Both Uber and Lyft face yet another complaint from the California Labor Commissioner’s office alleging abuse of pay. The cases filed today contend that both Uber and Lyft misclassify their drivers as independent contractors, and plan to implement AB 5’s fair standards.
“The corporate replica for Uber and Lyft relies on misclassifying drivers as independent contractors,” Lilia García-Brower, California Labor Commissioner, said in a statement. “This leaves employees without reimbursement including paid maternity leave and reimbursement of driver’s costs, as well as overtime and minimum wages.”
The goal of the various cases was to retrieve the money allegedly owing to those passengers. In classifying drivers as private workers rather than staff, both Uber and Lyft were not expected to provide minimum wage, reimbursement for overtime, nor were they forced to provide regular breaks or to compensate passengers for travel expenses.
AB 5, which went into effect earlier this year, specifies what type of job should be listed as an independent contractor and cannot. The Law codifies the Dynamex Operations West, Inc. v Los Angeles Superior Court ruling. The court applied the ABC test in that case and concluded that Dynamex unfairly graded its staff as an independent contractor.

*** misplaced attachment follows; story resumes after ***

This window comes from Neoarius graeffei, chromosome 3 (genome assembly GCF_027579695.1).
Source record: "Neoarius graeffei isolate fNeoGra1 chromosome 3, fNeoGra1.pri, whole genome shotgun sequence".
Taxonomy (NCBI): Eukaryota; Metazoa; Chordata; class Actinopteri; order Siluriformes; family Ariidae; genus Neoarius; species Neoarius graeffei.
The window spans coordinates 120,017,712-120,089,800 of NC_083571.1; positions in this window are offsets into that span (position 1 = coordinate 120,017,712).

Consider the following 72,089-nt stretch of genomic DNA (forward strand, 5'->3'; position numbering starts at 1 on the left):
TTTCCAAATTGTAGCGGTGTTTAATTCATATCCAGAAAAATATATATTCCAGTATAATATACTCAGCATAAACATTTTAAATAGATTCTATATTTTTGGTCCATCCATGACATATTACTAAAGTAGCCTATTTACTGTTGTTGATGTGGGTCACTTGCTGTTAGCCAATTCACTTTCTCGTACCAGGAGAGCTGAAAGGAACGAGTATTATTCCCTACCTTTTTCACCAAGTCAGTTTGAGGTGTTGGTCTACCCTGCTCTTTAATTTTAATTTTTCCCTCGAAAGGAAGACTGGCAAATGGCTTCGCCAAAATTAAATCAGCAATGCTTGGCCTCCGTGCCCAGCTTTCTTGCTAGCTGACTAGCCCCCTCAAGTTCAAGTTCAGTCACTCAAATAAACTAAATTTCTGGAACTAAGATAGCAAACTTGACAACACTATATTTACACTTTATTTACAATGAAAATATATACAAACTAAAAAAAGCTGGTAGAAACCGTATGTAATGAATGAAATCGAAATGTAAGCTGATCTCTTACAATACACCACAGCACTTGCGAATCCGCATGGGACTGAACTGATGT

“Uber and Lyft have stolen jobs for years and used whatever legal loophole they can to stop charging passengers what they deserve,” said John Samuelsen, president of the Transport Workers Union, in a statement. “It was shameful before, and now, amid a pandemic, it’s even more shameful that we’ve allowed rich corporations to get away with this. This case is an important part of keeping such companies responsible and preserving the interests of drivers.
Just months before Californians are set to vote on Prop 22, a ballot measure backed by Uber, Lyft, and others, these new lawsuits come in. The ballot measure aims to introduce a pay bonus of at least 120 percent of the minimum wage while at work, 30 cents a mile for costs, a hospital stipend, on-the-job disability workplace incident benefits, protection from sexism and sexual assault, and car crash and liability benefits. Yet most importantly, it will retain drivers registered as self-employed contractors.
According to the ABC rule, for a hiring entity to legitimately recognize a worker as an independent contractor, it must show that the worker is free of the hiring entity’s power and command, does employment beyond the entity’s field of operation and is routinely engaged in the employment of another separately defined trade or other similar company.